The story of this progressive corporation began a few years after the end of the Second World War. At the time, the Philadelphia-based company followed the American dream and entered the market with the ambitious goal of reshaping the course of business processes in the United States of America. Following that, CDI created a number of programs that aided the process of employing people in industrial enterprises. Read more about the company’s fascinating history, including how its journey began, its unique features, the establishment of the corporation and its modern-day operations, at philadelphia-future.
The beginning of the company’s history
The second part of the twentieth century saw rapid growth in the technical services sector. At that time, people realized what a powerful blow the war had caused to the worldwide economy, so it was time to return to levels prior to the war. The United States, whose economic infrastructure was less damaged than in European countries, then became a progressive center. In particular, in the City of Brotherly Love, companies specializing in the manufacturing of products from design to assembly line began operating as soon as possible. In 1950, one of them was CDI Corporation, which was also known as Comprehensive Designers, Inc.
The Philadelphia-based corporation began its operations with outsourcing. Actually, CDI distinguishes itself in that it was among the first to implement projects in this field, even before outsourcing became a thing in the first place. However, back then, this was rather a disadvantage. Simply because it required a great deal of work to become a provider of wholly new services in order to receive income considering significant investments.
Formation of CDI Corporation
Interestingly enough, the company’s expansion was aided by two greatest challenges of the second half of the twentieth century: the Cold War and the US Army’s involvement in Vietnam. During that time, CDI director Walter Garrison recognized that since World War II the US government had been investing enormous sums in the defense industry. However, the procedure was not ideal and needed to be improved in the technical workforce aspect. During Harrison’s tenure at the firm, it expanded across the country, rapidly developing the industrial field. In 1967, the corporation ranked first on Barron’s list with a profit of forty million dollars, eighty percent of which was attributed to defense funding.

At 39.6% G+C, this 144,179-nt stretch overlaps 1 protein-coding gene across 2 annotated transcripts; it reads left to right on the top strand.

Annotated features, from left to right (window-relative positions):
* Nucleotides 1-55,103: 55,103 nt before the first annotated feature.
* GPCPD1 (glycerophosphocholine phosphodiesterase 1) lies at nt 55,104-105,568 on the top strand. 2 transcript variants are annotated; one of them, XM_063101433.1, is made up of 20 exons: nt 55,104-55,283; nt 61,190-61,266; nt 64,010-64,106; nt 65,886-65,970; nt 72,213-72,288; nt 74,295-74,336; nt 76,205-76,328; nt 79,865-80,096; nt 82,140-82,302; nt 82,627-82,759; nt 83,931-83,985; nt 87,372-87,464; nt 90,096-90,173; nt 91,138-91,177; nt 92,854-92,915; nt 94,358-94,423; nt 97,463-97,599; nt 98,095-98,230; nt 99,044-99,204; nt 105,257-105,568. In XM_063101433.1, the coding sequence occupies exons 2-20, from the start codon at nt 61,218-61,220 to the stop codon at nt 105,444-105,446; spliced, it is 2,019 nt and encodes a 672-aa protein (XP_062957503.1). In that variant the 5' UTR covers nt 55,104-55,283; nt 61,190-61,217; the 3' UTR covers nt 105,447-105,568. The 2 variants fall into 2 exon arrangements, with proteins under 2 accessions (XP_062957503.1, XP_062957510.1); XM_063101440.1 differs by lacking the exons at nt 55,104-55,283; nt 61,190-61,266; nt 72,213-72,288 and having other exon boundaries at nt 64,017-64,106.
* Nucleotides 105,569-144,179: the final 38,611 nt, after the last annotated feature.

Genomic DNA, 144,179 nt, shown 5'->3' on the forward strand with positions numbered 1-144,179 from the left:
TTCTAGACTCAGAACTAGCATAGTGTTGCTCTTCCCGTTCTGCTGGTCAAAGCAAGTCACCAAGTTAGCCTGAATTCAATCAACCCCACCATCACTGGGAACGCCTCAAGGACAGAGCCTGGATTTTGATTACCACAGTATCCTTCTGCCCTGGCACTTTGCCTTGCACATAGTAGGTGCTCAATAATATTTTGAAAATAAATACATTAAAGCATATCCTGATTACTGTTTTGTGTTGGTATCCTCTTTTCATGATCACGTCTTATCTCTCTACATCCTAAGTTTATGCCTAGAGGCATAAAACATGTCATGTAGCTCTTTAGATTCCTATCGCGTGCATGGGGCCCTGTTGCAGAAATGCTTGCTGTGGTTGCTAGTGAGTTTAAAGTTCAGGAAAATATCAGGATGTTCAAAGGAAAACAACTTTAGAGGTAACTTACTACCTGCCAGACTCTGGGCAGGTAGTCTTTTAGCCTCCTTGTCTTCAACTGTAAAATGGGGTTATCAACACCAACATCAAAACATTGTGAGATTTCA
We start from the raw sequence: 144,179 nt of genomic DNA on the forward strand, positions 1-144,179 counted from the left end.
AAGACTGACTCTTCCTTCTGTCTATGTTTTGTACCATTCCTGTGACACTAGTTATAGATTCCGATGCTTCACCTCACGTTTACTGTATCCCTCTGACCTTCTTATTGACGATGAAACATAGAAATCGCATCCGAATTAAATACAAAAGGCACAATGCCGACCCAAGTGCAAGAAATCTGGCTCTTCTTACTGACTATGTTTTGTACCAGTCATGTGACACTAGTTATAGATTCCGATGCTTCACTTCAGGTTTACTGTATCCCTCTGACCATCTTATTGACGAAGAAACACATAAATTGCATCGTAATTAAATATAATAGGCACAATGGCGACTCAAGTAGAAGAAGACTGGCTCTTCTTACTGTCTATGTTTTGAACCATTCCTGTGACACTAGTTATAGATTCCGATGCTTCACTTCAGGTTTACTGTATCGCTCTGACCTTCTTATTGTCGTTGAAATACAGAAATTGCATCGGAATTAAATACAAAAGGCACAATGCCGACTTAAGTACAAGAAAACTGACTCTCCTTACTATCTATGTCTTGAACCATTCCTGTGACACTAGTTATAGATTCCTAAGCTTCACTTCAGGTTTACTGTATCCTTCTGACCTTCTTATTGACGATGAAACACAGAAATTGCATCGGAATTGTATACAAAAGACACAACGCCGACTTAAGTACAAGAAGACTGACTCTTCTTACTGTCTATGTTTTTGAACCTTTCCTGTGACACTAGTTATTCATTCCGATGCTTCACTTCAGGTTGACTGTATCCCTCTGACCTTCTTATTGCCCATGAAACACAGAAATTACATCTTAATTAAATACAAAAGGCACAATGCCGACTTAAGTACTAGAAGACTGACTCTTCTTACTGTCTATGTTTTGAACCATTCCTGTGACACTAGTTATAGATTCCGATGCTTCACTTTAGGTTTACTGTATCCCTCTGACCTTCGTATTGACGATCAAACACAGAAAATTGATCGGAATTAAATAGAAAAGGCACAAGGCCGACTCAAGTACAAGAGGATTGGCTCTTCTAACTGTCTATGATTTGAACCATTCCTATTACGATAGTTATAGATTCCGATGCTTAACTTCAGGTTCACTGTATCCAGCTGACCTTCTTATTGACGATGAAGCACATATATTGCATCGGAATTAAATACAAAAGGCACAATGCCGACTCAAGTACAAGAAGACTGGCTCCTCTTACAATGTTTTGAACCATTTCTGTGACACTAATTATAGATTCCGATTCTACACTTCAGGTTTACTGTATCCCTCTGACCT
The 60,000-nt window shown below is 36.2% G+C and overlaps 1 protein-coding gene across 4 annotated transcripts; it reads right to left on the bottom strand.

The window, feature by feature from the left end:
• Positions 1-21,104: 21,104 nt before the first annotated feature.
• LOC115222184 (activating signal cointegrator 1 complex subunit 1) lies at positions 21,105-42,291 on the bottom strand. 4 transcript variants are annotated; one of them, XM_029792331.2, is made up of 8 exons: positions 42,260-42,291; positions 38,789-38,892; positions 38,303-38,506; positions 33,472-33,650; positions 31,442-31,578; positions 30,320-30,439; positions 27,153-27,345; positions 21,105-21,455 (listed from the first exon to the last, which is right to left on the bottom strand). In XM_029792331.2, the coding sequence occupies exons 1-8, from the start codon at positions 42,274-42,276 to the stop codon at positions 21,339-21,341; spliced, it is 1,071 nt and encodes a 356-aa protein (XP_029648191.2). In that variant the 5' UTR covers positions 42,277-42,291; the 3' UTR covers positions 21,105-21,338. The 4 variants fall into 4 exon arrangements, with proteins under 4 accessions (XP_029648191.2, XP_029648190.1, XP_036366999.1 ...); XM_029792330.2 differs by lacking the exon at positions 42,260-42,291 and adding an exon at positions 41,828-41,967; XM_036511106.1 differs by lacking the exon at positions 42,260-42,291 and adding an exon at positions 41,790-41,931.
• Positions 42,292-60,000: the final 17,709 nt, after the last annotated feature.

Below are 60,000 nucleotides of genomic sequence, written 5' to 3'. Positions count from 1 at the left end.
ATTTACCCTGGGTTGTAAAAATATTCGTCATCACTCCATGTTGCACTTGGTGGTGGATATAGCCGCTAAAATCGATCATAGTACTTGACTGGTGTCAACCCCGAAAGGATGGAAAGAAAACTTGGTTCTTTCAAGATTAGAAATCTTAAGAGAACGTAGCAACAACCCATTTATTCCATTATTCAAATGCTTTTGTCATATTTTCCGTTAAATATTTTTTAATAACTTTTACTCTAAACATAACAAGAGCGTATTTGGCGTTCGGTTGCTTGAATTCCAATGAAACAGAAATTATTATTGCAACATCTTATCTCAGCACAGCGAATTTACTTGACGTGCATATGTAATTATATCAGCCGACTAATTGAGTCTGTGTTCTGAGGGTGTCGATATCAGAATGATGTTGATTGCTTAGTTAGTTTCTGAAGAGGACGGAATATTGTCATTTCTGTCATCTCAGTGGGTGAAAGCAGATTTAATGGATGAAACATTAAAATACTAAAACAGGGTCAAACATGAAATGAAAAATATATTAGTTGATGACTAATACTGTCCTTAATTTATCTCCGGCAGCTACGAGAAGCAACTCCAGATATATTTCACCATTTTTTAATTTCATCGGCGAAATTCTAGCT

Since the company provided temporary services, its income fluctuated dramatically according to the contracts that were signed. However, this did not affect CDI much because the majority of the company’s expenses were related to the workforce, which could be laid off and re-hired with complete flexibility and without unnecessary resentment. Workers in the Philadelphia company could earn more money than they would have under other circumstances, though with fewer benefits and no certainty of future employment.
CDI’s competitors expected the company to fail once the Vietnam War ended, but that did not happen. Obviously, the focus on the defense industry has declined significantly, but the Philadelphia company’s position at the top has been secured by experience and funding from previous contracts.
In 1971, defense customers accounted for only 33% of revenues, with the remainder supplied by well-known organizations such as Coca-Cola, Philip Morris, Mellon National Bank, Shell Oil, Magnavox and approximately 145 other manufacturing enterprises in the United States. In the future, the company actively studied changes in the market, adapted to economic crises and new problems and retained its position as the primary HR department for the technology industry.
Today, Comprehensive Designers, Inc. has operating offices in over thirty-five countries throughout the world. Its staff includes at least 7,500 specialists from the United States and other countries. In 2016, CDI’s annual revenue was about one billion dollars.
In recent years, the corporation has focused on engineering. They have garnered numerous awards and honors for their professionalism in this industry. For example, the 18th place in the award for flawless engineering design, among others.
The Philadelphia corporation is divided into four business segments: permanent placement, temporary staffing, professional services and project management. These divisions provide HR solutions for a variety of industries, including automotive, aviation, petrochemical and other economic sectors, offering a range of qualified temporary workers.
The CDI corporation has two main subsidiaries: Today’s Staffing agency and Management Recruiters International, Inc. These businesses, in particular, assist the Philadelphia project in reaching new heights year after year, surpassing such powerful opponents as Adecco Group, COMFORCE Corporation, MPS Group, Inc. and others.
Today, Comprehensive Designers, Inc. attempts to provide its customers with non-standard solutions based on the high level of skills and professional expertise of its workers. As a result of this approach to business, in 2017, the company from the City of Brotherly Love ranked twenty-first among the largest American employment organizations.